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  • Author or Editor: Alexander G. Litvin x
  • Journal of the American Society for Horticultural Science x
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Drought stress reduces stem elongation and cell expansion. Since gibberellins (GAs) play an important role in controlling cell elongation, the objective of this study was to determine if the reduction in growth under drought stress is associated with altered GA metabolism or signaling. We exposed ‘Moneymaker’ tomato (Solanum lycopersicum) to drought stress to observe the effects on growth. Irrigation was automated using a data logger, which maintained volumetric water contents (VWC) of 0.35 and 0.15 m3·m−3 for well-watered and drought-stressed conditions, respectively. To further investigate the effect of GAs on elongation, paclobutrazol (PAC), a GA biosynthesis inhibitor, was applied to reduce endogenous GA production. Drought stress and PAC treatment reduced plant height. Internode length, cell size, and shoot dry weight displayed an interaction between the VWC and PAC treatments. The transcript levels of SlGA20ox1, -2, -3, and -4, SlGA3ox2, and SlGA2ox2, -4, and -5, corresponding to enzymes in GA metabolism, and LeEXP1, and -2, encoding expansin enzymes related to cell wall loosening necessary for cell expansion, were analyzed. Downregulation of transcript accumulation due to drought stress was observed for SlGA20ox4, SlGA2ox5, and LeEXP1, but not for any of the other genes. PAC increased expression of SlGA20ox-3, and SlGA3ox2, potentially through feedback regulation. These findings suggest that drought stress effects on elongation are at least partly mediated by altered GA metabolism.

Free access

Broad-spectrum high-pressure sodium (HPS) lamps are the standard for greenhouse supplemental lighting. However, narrow-spectra light-emitting diodes (LEDs) offer potential benefits for enhancing growth, photosynthesis (P n ), and secondary metabolites in culinary herbs. Our objective was to quantify the effect of supplemental light source and spectra on growth, gas exchange, aroma, and flavor of culinary herbs. Basil (Ocimum basilicum ‘Nufar’), dill (Anethum graveolens ‘Fernleaf’), and parsley (Petroselinum crispum ‘Giant of Italy’) were transplanted into hydroponic systems in a glass-glazed greenhouse. Plants were provided with a supplemental photosynthetic photon flux (PPF) density of 100 μmol·m−2·s–1 from an HPS lamp or LEDs with a low blue (B) to red (R) light ratio of 7:93 [low blue (LB)] or high B:R at 30:70 [high blue (HB)]. Compared with plants grown under HPS lamps, basil grown under LB and HB LED lighting was shorter, while only HB-grown parsley was shorter; height of dill was unaffected by light source. Basil and parsley shoot fresh weight was lower for HB-treated plants compared with HPS, though dill was unaffected by supplemental light source. Shoot dry mass of basil, dill, and parsley was unaffected by light source. Both LED treatments increased P n for basil and parsley compared with HPS-grown plants. Stomatal conductance (g S) was higher under LB and HB for basil compared with HPS in the morning and evening, but only HB-treated parsley was higher than HPS lighting in morning. Basil grown under LB, and parsley under both LEDs had lower chlorophyll fluorescence than those under HPS by the evening, but all three species had more chlorophyll b under LB light than HPS. Essential oil and phenolic accumulation were influenced by supplemental light treatment and responses varied among species. Lighting from LEDs resulted in a 2-fold increase in orientin and myristicin for basil and dill, respectively, while HB increased dillapiole concentration by 89% compared with HPS-grown dill. Notably, quercetin concentration was 2.8 times higher in dill grown under HB compared with HPS. Myrcene increased in all three species under either one (basil HB; dill LB) or both (parsley) LED lights compared with HPS. The increased content of aromatic and flavor compounds demonstrates the potential of supplemental lighting systems using specific wavelengths to add value; but the use of supplemental lighting requires an understanding of the additional stress on the photosynthetic mechanisms and the subsequent effect on biomass accumulation.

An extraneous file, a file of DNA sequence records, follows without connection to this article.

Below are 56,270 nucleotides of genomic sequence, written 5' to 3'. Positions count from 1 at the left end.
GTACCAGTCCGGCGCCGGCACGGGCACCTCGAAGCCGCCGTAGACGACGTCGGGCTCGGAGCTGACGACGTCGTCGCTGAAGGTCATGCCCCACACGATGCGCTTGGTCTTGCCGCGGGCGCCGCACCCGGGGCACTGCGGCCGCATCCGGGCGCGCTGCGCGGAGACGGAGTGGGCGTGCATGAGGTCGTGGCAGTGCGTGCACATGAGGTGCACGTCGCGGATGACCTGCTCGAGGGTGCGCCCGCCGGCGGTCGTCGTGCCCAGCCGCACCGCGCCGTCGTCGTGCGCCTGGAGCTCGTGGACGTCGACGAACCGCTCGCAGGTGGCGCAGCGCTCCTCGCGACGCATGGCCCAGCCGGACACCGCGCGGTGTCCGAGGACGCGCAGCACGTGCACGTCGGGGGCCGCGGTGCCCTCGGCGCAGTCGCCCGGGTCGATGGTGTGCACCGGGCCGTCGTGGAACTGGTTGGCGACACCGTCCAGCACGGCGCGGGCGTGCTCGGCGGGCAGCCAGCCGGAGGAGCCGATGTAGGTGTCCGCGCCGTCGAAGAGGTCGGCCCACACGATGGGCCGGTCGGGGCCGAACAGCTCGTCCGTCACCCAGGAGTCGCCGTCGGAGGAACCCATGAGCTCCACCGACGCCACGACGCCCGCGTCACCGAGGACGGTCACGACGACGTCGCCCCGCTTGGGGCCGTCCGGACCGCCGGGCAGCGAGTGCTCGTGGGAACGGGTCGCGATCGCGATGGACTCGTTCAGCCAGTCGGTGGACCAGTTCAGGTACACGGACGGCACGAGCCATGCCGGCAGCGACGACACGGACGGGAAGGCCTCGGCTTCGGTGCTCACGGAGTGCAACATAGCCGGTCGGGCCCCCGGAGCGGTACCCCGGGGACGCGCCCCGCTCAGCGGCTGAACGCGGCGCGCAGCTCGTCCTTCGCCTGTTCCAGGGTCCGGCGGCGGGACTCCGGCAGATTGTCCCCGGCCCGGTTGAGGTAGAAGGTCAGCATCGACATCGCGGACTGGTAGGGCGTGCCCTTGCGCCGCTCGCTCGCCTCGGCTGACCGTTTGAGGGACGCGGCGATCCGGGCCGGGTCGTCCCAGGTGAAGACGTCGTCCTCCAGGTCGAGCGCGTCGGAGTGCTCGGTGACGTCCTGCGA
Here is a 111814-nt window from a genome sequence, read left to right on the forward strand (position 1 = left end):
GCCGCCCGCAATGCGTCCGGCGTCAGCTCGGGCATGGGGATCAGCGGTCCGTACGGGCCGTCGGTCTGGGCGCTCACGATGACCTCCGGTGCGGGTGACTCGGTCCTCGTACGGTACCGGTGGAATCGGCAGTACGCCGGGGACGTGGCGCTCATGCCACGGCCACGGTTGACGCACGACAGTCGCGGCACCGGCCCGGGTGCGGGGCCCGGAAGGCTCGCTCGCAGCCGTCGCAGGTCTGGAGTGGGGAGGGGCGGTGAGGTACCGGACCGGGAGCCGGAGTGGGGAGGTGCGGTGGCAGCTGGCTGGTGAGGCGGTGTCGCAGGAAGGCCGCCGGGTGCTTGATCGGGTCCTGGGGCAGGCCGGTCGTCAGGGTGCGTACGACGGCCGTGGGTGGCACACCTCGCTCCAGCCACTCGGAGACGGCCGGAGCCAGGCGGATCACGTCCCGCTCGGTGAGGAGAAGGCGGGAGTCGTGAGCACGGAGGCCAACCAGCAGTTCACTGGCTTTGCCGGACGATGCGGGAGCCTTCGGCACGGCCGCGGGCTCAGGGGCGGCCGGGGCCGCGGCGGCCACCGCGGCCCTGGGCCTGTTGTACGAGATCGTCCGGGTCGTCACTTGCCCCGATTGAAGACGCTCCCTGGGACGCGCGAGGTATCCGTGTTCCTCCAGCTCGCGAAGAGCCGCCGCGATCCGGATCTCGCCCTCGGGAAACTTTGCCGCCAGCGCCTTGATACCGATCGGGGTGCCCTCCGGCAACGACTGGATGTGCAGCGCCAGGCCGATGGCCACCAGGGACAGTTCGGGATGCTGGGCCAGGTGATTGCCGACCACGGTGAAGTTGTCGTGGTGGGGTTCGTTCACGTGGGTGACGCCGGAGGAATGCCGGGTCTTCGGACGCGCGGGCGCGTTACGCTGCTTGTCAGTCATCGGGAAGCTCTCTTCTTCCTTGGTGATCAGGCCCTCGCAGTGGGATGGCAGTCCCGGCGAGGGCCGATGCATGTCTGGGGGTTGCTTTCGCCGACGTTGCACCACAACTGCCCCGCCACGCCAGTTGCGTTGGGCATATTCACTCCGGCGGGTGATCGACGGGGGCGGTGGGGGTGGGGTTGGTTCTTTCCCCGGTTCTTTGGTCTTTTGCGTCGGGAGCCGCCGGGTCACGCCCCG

Open Access